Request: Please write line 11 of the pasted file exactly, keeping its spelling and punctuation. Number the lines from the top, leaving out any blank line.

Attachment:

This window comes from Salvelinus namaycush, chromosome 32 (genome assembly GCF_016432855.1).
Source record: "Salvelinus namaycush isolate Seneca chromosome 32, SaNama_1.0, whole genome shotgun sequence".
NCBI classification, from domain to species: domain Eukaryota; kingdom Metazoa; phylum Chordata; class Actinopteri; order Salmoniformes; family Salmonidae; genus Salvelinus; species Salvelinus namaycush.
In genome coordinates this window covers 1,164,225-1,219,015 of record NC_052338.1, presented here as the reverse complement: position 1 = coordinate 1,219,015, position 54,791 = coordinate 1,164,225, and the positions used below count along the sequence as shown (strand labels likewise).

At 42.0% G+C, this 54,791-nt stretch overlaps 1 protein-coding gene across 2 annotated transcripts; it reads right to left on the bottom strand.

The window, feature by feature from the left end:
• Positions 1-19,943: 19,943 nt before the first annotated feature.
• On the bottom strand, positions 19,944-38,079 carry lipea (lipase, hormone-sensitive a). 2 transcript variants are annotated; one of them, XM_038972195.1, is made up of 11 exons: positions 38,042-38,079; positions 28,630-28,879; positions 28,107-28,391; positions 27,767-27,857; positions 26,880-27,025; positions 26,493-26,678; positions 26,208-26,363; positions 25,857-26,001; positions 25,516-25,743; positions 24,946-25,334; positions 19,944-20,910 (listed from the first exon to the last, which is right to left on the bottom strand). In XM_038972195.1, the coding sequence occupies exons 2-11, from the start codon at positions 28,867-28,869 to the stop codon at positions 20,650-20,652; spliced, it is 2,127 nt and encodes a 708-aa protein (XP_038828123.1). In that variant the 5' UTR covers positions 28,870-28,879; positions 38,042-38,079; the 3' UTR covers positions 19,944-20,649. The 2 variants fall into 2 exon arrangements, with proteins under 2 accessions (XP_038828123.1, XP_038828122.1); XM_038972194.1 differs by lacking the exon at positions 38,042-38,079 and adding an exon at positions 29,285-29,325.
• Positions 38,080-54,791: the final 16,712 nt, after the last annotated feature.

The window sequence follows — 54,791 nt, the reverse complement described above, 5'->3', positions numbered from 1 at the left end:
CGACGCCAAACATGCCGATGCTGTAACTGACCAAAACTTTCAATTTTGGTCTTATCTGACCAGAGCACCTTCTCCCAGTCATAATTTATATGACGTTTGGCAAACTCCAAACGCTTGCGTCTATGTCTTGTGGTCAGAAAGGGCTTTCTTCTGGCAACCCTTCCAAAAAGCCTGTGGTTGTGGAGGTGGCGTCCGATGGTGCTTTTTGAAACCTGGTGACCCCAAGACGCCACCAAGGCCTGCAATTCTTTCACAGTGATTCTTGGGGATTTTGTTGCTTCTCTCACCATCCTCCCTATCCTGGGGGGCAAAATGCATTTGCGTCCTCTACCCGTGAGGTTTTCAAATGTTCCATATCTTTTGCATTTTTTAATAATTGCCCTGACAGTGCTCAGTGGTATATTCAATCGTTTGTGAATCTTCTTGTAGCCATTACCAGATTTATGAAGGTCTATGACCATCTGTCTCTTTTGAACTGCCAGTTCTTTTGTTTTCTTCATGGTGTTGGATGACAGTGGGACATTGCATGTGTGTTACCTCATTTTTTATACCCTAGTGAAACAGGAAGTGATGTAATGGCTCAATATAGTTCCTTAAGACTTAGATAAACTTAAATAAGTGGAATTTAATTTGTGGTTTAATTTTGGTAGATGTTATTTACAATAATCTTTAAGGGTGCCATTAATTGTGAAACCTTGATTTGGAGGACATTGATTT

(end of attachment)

CGACGCCAAACATGCCGATGCTGTAACTGACCAAAACTTTCAATTTTGGTCTTATCTGACCAGAGCACCTTCTCCCAGTCATAATTTATATGACGTTTGGCAAACTCCAAACGCTTGCGTCTATGTCTTGTGGTCAGAAAGGGCTTTCTTCTGGCAACCCTTCCAAAAAGCCTGTGGTTGTGGAGGTGGCGTCCGATGGTGCTTTTTGAAACCTGGTGACCCCAAGACGCCACCAAGGCCTGCAATTCTTTCACAGTGATTCTTGGGGATTTTGTTGCTTCTCTCACCATCCTCCCTATCCTGGGGGGCAAAATGCATTTGCGTCCTCTACCCGTGAGGTTTTCAAATGTTCCATATCTTTTGCATTTTTTAATAATTGCCCTGACAGTGCTCAGTGGTATATTCAATCGTTTGTGAATCTTCTTGTAGCCATTACCAGATTTATGAAGGTCTATGACCATCTGTCTCTTTTGAACTGCCAGTTCTTTTGTTTTCTTCATGGTGTTGGATGACAGTGGGACATTGCATGTGTGTTACCTCATTTTTTATACCCTAGTGAAACAGGAAGTGATGTAATGGCTCAATATAGTTCCTTAAGACTTAGATAAACTTAAATAAGTGGAATTTAATTTGTGGTTTAATTTTGGTAGATGTTATTTACAATAATCTTTAAGGGTGCCATTAATTGTGAAACCTTGATTTGGAGGACATTGATTT